The Hubble Space Telescope still has a lot to prove before the next-generation James Webb Space Telescope will replace it in October 2021. Hubble now adds another exciting image to its glorious history of three decades. The Cygnus supernova illuminated the Cosmos in a glorious manner, and its aftermath was spotted by Hubble.
Known as the Cygnus Loop, the dust and gas heated by the supernova’s blast wave are glowing in a beautiful way. The supernova explosion was so bright that humans living 15,000 years ago were able to see it with the naked eye.
2,500 light-years away from Earth
NASA’s Hubble Space Telescope snapped an amazing photo of the supernova remnants, and the image was released last month:
Ultraviolet image taken by NASA’s Galaxy Evolution Explorer / NASA/JPL-Caltech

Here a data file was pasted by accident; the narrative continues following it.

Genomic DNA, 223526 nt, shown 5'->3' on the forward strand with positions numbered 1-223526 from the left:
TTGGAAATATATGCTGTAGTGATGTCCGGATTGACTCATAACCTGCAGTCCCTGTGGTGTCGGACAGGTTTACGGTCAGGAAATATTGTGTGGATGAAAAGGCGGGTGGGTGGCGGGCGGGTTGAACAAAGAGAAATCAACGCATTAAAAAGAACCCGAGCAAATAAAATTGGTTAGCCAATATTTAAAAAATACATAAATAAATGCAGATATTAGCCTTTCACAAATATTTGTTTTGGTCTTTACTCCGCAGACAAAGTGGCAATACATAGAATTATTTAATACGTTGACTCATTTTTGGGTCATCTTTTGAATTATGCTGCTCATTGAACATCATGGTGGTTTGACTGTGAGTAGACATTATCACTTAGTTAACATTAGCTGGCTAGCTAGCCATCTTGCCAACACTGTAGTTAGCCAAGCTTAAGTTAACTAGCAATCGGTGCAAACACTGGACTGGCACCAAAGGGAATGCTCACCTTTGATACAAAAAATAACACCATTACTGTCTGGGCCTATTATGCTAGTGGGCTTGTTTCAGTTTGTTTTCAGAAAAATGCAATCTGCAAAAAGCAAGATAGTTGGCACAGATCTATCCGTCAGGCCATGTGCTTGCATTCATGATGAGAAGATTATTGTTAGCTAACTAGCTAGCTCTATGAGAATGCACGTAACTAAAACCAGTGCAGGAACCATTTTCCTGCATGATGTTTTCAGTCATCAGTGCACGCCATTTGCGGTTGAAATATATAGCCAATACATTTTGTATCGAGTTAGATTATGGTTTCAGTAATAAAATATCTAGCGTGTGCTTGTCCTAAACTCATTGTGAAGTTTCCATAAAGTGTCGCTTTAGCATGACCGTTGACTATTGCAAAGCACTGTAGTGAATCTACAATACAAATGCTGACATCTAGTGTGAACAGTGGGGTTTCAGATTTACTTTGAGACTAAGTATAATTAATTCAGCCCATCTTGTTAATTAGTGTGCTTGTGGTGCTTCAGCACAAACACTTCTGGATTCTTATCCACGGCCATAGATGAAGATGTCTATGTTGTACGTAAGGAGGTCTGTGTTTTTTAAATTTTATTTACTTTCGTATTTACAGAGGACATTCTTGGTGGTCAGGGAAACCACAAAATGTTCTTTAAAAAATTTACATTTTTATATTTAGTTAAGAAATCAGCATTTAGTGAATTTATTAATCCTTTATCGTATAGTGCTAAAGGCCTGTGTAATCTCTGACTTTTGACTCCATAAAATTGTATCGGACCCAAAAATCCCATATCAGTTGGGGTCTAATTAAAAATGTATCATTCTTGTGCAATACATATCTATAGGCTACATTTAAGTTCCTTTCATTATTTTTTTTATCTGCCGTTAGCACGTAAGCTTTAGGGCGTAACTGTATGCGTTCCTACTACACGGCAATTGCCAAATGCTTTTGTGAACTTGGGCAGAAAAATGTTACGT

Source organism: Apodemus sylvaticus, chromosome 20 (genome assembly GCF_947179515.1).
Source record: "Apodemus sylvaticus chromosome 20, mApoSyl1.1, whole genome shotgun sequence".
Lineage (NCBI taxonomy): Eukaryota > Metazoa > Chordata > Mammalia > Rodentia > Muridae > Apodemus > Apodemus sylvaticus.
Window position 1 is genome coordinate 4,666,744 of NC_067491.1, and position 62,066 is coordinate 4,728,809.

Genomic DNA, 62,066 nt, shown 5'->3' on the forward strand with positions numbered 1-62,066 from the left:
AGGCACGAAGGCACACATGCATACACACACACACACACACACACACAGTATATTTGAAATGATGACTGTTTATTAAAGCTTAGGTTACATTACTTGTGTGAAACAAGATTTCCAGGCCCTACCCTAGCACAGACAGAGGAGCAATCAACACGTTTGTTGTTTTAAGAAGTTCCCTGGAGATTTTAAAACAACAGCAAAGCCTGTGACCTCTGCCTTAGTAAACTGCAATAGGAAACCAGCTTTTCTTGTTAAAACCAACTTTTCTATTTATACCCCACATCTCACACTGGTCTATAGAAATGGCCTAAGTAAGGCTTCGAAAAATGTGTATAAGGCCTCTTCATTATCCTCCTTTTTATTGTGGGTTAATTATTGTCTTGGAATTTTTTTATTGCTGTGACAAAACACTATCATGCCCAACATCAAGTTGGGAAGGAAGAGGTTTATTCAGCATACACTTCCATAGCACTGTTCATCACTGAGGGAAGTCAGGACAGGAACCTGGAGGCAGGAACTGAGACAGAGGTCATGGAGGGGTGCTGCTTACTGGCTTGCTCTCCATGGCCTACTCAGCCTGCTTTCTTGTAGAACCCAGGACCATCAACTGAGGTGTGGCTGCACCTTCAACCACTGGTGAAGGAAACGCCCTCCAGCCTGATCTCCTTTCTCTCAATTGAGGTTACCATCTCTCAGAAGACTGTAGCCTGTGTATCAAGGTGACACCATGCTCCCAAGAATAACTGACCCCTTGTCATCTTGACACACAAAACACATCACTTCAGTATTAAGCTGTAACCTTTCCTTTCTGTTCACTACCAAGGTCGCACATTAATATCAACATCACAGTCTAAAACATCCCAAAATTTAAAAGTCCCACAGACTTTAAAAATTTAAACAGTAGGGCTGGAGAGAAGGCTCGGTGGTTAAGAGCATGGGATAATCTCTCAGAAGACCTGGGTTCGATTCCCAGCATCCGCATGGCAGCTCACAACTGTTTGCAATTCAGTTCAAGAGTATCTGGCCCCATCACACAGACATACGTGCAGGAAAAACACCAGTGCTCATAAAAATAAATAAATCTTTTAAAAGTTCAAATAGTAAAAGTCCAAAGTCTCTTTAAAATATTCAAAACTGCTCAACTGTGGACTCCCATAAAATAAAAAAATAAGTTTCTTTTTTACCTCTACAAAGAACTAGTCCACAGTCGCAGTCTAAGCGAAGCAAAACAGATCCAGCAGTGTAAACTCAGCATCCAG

The image unfolds a small section of the explosion’s wave in unprecedented detail. The image was published by the European Space Agency, which also operates the Hubble telescope with NASA.
An official statement from the Hubble astronomers reveals the following about the star that caused the supernova remnant:
The original Cygnus supernova explosion blasted apart a dying star about 20 times more massive than our Sun between 10,000 and 20,000 years ago,
Since then, the remnant has expanded 60 light-years from its center.
The researchers even provide info about how fast the shockwave expands:
The shockwave marks the outer edge of the supernova remnant and continues to expand at around 350 km per second (217.5 miles per second).
A supernova occurs when a star reaches its death. After it consumes its hydrogen that fuses into helium, the star explodes, resulting in a supernova. The blast can be so powerful that it will surpass even an entire galaxy with its brightness.
The James Webb Space Telescope is designed to take a deeper look into space in order to see the earliest stars and galaxies from the Universe. The telescope also aims to look deep into dust clouds to learn more about the formation of stars and planets.